Yucca aloifolia L.

Frost-tender, slow-growing, rounded shrub or small tree with a simple or branched stem, linear to narrowly lance-shaped, toothed leaves, ending in a stiff point, and, from summer to autumn, stout, erect panicles of pendant, bell-shaped, white, sometimes purple-tinged, flowers held above the foliage.  To 8m.  [RHSE, Hortus]. See also Yucca aloifolia L.f. var. draconis (L.) Voss.

Horticultural & Botanical History

First botanically described as Yucca aloifolia by Linnaeus in 1753 [Sp. Pl. p.319/1753]. A variable species as the large number of synonyms and recognised varieties attests.

‘The most lofty of its genus yet known to us; the stem rising sometimes to near eighteen feet even in this country. […] Usually kept in the greenhouse or conservatory, where we have seen vigorous plants, ten feet high and as thick as a man’s arm, in garden pots not more than a foot deep.  It is said to thrive better in the open ground, and to flower there much longer, when the seasons are favourable.  We had not the opportunity of seeing the present plant, which flowered last October in the garden of Mrs. Walker, at Stockwell.  Native of both North and South America.  Cultivated in 1696, in the King’s Garden, at Hampton Court.’  [BM t.1700/1815]. MB p.25/1836. 

Yucca aloifolia grows only in the neighborhood of the coast and on its islands, and is distributed from North Carolina southward to southern Florida, and along the Gulf to eastern Louisiana. In the Atlantic states it usually grows close to the sea, generally on the sand-dunes of beaches and the sandy borders of brackish swamps; in Florida it is abundant on the sand-dunes of the coast, and occasionally occurs on rich hummocks, whither it may have been carried by the Indians, who used the fibres of its leaves; and west of the Appalachicola River, where it attains its largest size, Yucca aloifolia is common on the islands and beaches of the coast, and extends inland for thirty or forty miles, growing with stunted Oaks in the dry sandy soil of the Pine forest. The wood of Yucca aloifolia has not been examined.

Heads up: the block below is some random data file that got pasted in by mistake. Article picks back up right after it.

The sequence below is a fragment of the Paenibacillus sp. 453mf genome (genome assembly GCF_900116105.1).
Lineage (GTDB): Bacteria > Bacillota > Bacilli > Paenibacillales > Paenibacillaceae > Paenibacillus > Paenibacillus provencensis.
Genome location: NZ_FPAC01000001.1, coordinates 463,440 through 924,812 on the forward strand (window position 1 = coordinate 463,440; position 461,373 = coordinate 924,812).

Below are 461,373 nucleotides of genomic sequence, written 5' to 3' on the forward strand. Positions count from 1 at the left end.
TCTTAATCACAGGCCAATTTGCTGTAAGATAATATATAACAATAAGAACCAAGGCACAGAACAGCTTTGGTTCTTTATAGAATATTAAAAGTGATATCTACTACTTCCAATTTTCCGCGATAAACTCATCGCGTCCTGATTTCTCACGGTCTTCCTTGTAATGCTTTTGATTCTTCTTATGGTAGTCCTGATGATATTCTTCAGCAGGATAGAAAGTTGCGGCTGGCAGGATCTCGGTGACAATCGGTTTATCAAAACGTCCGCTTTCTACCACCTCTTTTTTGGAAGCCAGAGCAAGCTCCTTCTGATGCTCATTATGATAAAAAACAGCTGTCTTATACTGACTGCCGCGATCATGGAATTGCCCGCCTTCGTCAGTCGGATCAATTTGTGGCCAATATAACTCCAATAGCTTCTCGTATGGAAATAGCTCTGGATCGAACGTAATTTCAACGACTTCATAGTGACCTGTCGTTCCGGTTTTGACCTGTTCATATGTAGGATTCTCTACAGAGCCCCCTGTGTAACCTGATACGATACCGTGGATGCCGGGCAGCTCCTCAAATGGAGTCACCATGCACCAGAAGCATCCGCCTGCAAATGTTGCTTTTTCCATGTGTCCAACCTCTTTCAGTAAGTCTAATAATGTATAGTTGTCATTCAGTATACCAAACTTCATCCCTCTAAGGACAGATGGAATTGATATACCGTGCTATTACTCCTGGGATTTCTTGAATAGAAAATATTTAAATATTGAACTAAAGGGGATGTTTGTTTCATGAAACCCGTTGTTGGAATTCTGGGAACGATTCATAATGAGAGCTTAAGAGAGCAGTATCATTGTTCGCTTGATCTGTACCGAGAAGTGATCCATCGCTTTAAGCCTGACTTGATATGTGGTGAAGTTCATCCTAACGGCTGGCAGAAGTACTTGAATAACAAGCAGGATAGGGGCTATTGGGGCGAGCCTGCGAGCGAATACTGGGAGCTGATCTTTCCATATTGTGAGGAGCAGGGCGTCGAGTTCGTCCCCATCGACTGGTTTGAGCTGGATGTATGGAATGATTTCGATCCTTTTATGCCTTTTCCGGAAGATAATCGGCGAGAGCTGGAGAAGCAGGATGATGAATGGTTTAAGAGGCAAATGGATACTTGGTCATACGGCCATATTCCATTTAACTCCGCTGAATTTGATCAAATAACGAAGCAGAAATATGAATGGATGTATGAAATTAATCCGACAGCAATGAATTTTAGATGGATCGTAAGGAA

The succulent fruits, which have a sweet and rather pleasant flavor, are eagerly devoured by birds, and are occasionally eaten by whites and negroes in the southern states, where they are often called bananas.

Yucca aloifolia was one of the first Yuccas known to Europeans, and one form of it appears to have been described by Caspar Bauhin in 1623. After the settlement of the southern coast of North America by Europeans it must soon have been carried to the West Indies, as it was thoroughly naturalized in Jamaica and other islands more than a century ago, and to the Mexican Gulf coast, where it is also naturalized and is believed by many authors to be indigenous.

Yucca aloifolia is now a familiar object in the gardens of all temperate countries, and accidental forms with leaves variously striped with green, white, and yellow are common in cultivation.’ [Sargent – Silva of North America vol.10, p.7/1896].

History at Camden Park

Listed in the 1845, 1850 and 1857 catalogues [B.452/1845]. 

Notes

 

  • Yucca aloifolia Torr. (1861) = Yucca whipplei Torr. 

Published Jan 22, 2009 - 02:31 PM | Last updated Jan 17, 2012 - 05:13 PM


Depicted are a flowering spike with creamy-white, purple-edged flowers.  Curtis's Botanical Magazine t.1700, 1815.

Yucca aloifolia L. | BM t.1700/1815 | BHL

More details about Yucca aloifolia L.
Family Agavaceae
Category
Region of origin

South-East USA, Mexico, Caribbean

Synonyms
  • Yucca serrulata Haw.
  • Yucca crenulata Haw.
  • Yucca arcuata Haw.
  • Yucca tenuifolia Haw.
  • Yucca atkinsii Baker
  • Yucca conspicua Haw.
  • Yucca draconis L.
  • Yucca haruckeriana Crantz
  • Yucca parmentieri Carrière
  • Yucca purpurea Baker
  • Yucca quadricolor Baker
  • Yucca tricolor Baker
  • Yucca yucatana Engelm.
  • Dracaena lenneana Regel
  • Sarcoyucca aloifolia (L.) Linding.
Common Name

Spanish bayonet

Name in the Camden Park Record

Yucca aloifolia 

Confidence level

high